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Humanitarian Relief and Development for Children
Save the Children has supported programs in Zimbabwe since 1984. We serve children and families through humanitarian relief and long-term development. Initially one of the most successful democracies in Africa, in 2000 began a Zimbabwe rapid decline toward economic and social meltdown. Children have suffered as a result, particularly, orphans, the poor and those affected and infected by HIV and AIDS.
The situation for children in Zimbabwe — nearly one out of three are malnourished — is getting even worse. Acute child malnutrition in parts of the country has increased in recent years. In addition, many Zimbabwean children lack access to basic education, health care and daily essentials for survival.
Zimbabwe has suffered massive food shortages since 2002, due to the country’s ongoing economic crisis. Small farms failed and the commercial farming industry collapsed. Families in Zimbabwe rely on rations of food aid to survive. Nearly half the population — about 5 million people — is in need of food aid.
The spread of disease continue to threaten the lives and well-being of children and their families in Zimbabwe. Basic sanitation services and the health care system have collapsed. A growing number of children and families have had to face infectious diseases such as HIV and AIDS, cholera, measles, malaria and typhoid in recent years.
More than 3.2 million children are enrolled in primary and secondary schools in Zimbabwe — yet there are only about 102,000 teachers. School enrollment is highest in first grade, but first graders also have the high drop out rates. In 2009, three percent of children in first grade left school. This highlights a need for early learning opportunities to prepare children to succeed in school.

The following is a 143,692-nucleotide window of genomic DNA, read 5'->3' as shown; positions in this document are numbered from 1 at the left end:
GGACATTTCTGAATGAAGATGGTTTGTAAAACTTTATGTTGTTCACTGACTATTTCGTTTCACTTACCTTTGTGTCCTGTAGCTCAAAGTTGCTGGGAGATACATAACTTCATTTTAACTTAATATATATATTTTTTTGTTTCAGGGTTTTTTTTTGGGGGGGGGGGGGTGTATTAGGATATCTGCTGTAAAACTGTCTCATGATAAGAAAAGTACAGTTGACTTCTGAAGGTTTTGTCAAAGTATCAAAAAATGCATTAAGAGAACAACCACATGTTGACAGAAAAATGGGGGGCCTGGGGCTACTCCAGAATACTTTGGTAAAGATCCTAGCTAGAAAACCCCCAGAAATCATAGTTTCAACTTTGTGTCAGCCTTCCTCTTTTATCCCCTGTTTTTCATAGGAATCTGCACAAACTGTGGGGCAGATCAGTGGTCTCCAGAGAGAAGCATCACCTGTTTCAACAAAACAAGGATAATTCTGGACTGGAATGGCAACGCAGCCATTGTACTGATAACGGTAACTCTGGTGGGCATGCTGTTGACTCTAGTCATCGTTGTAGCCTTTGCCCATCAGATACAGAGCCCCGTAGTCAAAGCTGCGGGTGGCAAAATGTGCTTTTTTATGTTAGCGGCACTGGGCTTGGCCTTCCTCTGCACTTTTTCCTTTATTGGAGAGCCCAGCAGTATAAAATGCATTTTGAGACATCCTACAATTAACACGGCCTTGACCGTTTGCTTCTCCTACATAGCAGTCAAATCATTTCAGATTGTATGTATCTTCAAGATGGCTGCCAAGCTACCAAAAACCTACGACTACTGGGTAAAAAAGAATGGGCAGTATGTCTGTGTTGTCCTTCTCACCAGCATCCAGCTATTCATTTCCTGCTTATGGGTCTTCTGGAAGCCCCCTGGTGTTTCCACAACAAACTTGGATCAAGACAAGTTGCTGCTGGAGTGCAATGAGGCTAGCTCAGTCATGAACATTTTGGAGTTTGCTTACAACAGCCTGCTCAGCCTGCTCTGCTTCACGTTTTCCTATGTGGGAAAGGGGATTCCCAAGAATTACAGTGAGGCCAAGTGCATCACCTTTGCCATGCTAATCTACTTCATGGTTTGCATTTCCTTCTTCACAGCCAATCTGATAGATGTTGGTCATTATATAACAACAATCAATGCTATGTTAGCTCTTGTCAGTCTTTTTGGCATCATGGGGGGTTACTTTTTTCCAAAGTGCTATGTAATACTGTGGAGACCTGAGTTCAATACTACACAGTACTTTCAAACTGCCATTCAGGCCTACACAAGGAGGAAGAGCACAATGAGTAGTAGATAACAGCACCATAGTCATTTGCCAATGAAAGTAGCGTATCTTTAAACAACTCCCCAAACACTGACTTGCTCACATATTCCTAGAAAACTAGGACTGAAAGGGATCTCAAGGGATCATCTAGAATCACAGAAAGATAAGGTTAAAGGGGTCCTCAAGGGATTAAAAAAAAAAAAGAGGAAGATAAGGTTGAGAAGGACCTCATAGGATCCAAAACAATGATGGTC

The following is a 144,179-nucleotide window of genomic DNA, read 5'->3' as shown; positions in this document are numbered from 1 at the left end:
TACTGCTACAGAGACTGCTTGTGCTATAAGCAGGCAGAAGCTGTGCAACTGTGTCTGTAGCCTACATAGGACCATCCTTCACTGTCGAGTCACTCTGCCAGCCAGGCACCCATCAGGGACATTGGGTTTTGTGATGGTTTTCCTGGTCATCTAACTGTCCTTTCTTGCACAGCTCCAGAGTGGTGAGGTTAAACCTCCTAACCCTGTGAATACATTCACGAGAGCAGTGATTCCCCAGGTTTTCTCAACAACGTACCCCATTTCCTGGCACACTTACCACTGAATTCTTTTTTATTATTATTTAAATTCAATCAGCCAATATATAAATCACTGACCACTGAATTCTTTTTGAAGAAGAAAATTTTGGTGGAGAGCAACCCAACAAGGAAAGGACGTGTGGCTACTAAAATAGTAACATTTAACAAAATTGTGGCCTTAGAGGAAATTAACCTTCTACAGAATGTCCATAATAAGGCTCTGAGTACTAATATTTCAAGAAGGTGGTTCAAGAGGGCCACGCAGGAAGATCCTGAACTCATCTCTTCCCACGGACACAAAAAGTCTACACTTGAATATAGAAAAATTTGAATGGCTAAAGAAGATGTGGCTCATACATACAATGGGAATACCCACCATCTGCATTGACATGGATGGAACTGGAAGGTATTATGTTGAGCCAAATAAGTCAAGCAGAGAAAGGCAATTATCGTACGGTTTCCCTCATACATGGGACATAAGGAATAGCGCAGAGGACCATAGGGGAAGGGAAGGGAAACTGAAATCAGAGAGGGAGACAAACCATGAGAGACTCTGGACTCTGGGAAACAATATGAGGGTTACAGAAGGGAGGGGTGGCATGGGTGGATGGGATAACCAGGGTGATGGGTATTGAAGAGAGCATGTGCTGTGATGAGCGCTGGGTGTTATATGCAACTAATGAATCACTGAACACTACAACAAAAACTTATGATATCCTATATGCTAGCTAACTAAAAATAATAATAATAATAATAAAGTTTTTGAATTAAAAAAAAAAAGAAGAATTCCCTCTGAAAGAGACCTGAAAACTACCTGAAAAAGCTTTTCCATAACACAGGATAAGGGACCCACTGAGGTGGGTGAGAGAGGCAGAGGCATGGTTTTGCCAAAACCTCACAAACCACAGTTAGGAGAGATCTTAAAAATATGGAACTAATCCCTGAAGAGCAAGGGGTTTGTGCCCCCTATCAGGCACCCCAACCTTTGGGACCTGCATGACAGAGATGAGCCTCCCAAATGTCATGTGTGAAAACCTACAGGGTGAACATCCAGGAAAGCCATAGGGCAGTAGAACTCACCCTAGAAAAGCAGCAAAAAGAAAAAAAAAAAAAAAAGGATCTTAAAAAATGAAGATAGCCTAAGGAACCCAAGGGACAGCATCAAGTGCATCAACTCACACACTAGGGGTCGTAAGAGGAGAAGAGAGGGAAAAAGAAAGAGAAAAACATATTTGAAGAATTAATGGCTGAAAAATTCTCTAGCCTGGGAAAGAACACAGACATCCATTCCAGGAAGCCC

Nationwide in 2009, less than half of students passed their seventh grade exams — a series of tests which serve as a major educational milestone in Zimbabwe. On average, three Zimbabwean school children share a math textbook, and four children share a seat and desk area.
In response to these and other challenges, more than half a million orphans and vulnerable children are being helped in getting access to a quality education through programs supported by Save the Children.
Zimbabwe experienced the worst cholera crisis in Africa for 15 years in 2008-2009. Nearly 5,000 people were killed by the deadly disease, many of them vulnerable children. Another 1,500 people died from cholera-related infection in 2010.
In response, Save the Children has reached over 23,000 people, including nearly 12,000 children, with treatment and health education. Hygiene, education food was delivered to cholera-affected areas including water treatment tablets, soap, water containers, educational posters and flyers, cooking oil, food and other supplies. Efforts were coordinated with other non-government organizations and technical assistance was provided to the Ministry of Health.
Last year, more than 450,000 people benefited from our work in Zimbabwe providing food, health care and child protection services. While progress has been made, life for millions of the poorest children and women in Zimbabwe is still full of hardships.
A total of 57 projects were implemented, many in partnership with local organizations to increase efficiency and engagement in Zimbabwean villages and communities. Save the Children’s relief workers and development programs reached a total of 452,378 people directly, and 385,263 of them were children. In addition, the program indirectly reached 831,901 people, of which 451,716 were children.
“Even if we are not literate ourselves, we can help our children so that they can read and study well. It is important that our children know how to read so that they would have a better life than us.”
Zimbabwe Facts and Statistics
Unless otherwise noted, facts and statistics have been sourced from Save the Children’s 2012 State of the World’s Mothers report. You can access detailed data here.
Other sources as follows: Infant Mortality Rate: CIA World Factbook 2012; Life Expectancy at Birth: World Bank's World Development Indicators 2012; National Poverty Rate: World Bank's World Development Indicators 2012; Population: CIA World Factbook 2012; Human Development Index Rank: United Nations Development Program
Last Updated June 2014